The measure taken by white Christians to appease this contradiction is still with us today—that is, the “White” Jesus of the slave master was completely divorced from any implications of freedom or justice related to civic matters (Du Bois 2000; Cone 1997). As such, “It was expressly declared in colony after colony that baptism did not free the slaves” (Du Bois 2000:71). The crux of pro-slavery “Christianity” was to ensure peace, by creating “good slaves” that would emulate “White” Jesus’ “meek-and-turn-the-other-cheek” side. While many abolitionists were eventually motivated (in part) by their Christian faith, the majority of the White Church then, as the White Church today, was silent about the oppressive and racist structures of America (Cone 1997; Emerson, Smith, and Sikkink 1999). Like the slave masters’ “White” Jesus, the “White” Jesus of evangelicals today is not concerned with ameliorating the plight of the oppressed on Earth as much as he is concerned with “order” and “saving individual souls” (Cone 1997).

Conversely, black slave ministers emphasized the God of the Exodus who freed the slaves from Egypt. Many who led slave rebellions were black slave ministers who identified with the suffering of Jesus and saw his resurrection as the triumph over the oppressive forces of his day (Du Bois 2000; Cone 1997). In addition to eternal salvation, the Jesus of the Black Church has historically identified with the poor and oppressed of the land, unlike the Jesus of the White Church today (Cone 1997). In this way, “Black Christianity” has operated as “the expression of…and also the protest against real distress…the sigh of the oppressed creature;” White evangelicalism, on the other hand, even if unintentionally today, has operated as “the opium of the [oppressed] people” (Marx 1975:175). Today, white evangelicals usually claim “objectivity” in their Christology, but have forgotten the racist roots of their “White-American Jesus” who is not concerned with social justice. This is why both White and Black Church traditions can be “Christocentric” while having incredibly different interpretations of what it means to emulate Christ—i.e., to be concerned with saving individual souls or concerned with justice on Earth as well as saving souls.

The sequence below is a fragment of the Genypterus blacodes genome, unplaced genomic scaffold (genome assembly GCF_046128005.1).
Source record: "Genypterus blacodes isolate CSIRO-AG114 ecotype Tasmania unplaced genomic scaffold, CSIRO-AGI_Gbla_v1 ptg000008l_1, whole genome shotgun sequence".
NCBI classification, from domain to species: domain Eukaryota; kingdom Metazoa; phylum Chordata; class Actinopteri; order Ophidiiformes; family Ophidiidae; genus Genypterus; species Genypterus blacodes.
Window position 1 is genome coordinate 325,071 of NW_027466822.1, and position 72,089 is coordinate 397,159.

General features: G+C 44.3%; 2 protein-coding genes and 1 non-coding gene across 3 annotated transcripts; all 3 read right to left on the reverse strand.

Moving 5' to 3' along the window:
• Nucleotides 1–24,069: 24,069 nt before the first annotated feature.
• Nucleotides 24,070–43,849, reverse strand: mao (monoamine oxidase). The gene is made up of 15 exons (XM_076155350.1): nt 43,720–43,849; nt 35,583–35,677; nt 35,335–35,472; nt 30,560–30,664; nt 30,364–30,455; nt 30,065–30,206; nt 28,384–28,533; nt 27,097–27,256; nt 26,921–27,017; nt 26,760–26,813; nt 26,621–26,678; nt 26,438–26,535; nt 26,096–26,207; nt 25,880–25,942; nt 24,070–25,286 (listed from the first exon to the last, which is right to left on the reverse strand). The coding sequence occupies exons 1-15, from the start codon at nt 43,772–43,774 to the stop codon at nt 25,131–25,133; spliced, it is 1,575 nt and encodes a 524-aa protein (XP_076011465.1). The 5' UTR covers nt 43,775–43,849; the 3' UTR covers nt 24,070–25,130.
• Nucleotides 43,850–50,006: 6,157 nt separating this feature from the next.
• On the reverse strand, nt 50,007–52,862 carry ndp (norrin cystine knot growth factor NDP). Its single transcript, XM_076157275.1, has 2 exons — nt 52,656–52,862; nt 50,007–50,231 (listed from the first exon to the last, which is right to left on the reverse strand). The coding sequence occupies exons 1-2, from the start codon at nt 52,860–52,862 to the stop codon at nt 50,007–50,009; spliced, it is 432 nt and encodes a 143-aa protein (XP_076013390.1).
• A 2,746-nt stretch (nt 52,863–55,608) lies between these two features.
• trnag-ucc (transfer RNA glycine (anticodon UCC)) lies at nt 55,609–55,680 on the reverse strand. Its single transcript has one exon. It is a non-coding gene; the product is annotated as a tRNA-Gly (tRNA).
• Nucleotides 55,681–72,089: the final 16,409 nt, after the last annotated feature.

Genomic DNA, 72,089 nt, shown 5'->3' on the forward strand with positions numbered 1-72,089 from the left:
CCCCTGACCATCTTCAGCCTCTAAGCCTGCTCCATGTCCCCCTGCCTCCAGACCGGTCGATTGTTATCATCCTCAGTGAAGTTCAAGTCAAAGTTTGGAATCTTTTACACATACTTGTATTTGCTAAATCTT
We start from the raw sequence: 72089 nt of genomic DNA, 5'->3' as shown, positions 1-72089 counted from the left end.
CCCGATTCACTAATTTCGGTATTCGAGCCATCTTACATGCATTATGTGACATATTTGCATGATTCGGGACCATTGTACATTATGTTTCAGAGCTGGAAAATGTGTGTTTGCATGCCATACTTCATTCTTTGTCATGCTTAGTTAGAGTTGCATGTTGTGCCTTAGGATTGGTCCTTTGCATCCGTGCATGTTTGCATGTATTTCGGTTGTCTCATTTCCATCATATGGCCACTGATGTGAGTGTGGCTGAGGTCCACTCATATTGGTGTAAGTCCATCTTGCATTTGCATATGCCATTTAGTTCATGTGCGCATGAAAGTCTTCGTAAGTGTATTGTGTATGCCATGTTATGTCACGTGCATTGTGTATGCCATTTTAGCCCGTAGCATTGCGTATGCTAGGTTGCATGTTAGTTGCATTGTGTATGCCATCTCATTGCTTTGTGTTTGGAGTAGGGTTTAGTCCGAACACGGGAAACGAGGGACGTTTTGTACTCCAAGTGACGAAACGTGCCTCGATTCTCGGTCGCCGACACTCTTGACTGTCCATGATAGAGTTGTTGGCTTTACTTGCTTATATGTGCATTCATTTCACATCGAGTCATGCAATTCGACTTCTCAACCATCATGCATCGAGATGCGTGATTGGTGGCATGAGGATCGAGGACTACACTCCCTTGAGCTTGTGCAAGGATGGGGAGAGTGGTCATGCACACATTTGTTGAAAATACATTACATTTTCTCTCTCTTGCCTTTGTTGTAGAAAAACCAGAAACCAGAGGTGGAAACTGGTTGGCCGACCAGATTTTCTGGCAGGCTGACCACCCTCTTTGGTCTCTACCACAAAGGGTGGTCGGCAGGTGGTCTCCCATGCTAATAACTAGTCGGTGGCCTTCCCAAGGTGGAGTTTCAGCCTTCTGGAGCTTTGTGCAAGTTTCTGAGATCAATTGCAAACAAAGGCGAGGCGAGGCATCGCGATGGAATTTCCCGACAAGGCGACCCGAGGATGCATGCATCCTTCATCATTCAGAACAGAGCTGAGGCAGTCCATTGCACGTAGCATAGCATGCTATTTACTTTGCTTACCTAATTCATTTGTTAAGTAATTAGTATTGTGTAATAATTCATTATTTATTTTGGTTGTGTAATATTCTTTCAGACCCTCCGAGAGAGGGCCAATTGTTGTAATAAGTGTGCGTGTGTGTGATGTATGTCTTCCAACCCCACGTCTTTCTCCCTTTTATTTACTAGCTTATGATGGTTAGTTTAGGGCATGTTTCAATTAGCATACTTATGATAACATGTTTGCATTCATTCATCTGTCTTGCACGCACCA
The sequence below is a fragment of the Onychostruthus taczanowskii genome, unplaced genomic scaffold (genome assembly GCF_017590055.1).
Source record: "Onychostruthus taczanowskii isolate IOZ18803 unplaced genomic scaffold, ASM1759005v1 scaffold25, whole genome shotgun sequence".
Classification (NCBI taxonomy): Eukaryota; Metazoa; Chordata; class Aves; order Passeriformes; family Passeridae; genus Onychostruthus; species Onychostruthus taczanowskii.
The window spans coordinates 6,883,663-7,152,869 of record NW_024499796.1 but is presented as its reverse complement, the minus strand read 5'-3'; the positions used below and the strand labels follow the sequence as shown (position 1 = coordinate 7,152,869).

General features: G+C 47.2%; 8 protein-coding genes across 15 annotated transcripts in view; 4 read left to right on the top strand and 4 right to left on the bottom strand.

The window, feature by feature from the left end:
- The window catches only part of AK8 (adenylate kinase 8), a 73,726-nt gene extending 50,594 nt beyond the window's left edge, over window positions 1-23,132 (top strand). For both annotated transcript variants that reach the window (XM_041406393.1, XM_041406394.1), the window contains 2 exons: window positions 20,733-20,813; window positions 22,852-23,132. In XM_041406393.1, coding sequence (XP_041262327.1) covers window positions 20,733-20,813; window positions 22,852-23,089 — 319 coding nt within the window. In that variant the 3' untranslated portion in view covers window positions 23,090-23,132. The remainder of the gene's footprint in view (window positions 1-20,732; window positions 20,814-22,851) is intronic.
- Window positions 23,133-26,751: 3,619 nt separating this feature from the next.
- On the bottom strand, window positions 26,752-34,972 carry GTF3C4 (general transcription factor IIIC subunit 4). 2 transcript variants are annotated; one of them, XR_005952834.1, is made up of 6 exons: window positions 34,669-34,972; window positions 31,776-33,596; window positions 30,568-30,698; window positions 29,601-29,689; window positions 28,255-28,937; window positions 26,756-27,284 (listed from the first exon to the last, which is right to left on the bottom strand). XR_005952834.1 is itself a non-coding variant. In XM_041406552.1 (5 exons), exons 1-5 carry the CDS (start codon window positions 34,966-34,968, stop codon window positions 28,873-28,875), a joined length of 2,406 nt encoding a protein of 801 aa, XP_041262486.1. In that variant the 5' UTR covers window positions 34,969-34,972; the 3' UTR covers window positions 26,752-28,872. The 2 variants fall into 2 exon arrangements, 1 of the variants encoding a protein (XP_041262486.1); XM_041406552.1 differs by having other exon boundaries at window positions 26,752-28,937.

ANTI-STRUCTURALISM AND THE BILLY GRAHAM GOSPEL

Following the horrors of World War II and the Holocaust, Americans questioned the modernist claims of “progress” and the “inherent goodness of the human being.” America was ripe for the fundamentalist message to “return to Christian values,” to be “saved from the evils of men.” Even President Dwight Eisenhower spoke of returning to the “Judeo-Christian” roots of the U.S. (Belton 2010). However, it was the Cold War hysteria that prompted the masses to seek a blatantly “Americanized” version of the Gospel as salvation from the “evils of this world” (Belton 2010). Much like the “Terror Alerts” of our Post-9/11 World, after the Soviet Union successfully tested an atomic bomb, it was perceived that the “world was on the brink of a nuclear holocaust” (Belton 2010). In this ethos of fear, no single individual did more to marry an individualistic and anti-activist Gospel with right-wing ideals than Billy Graham.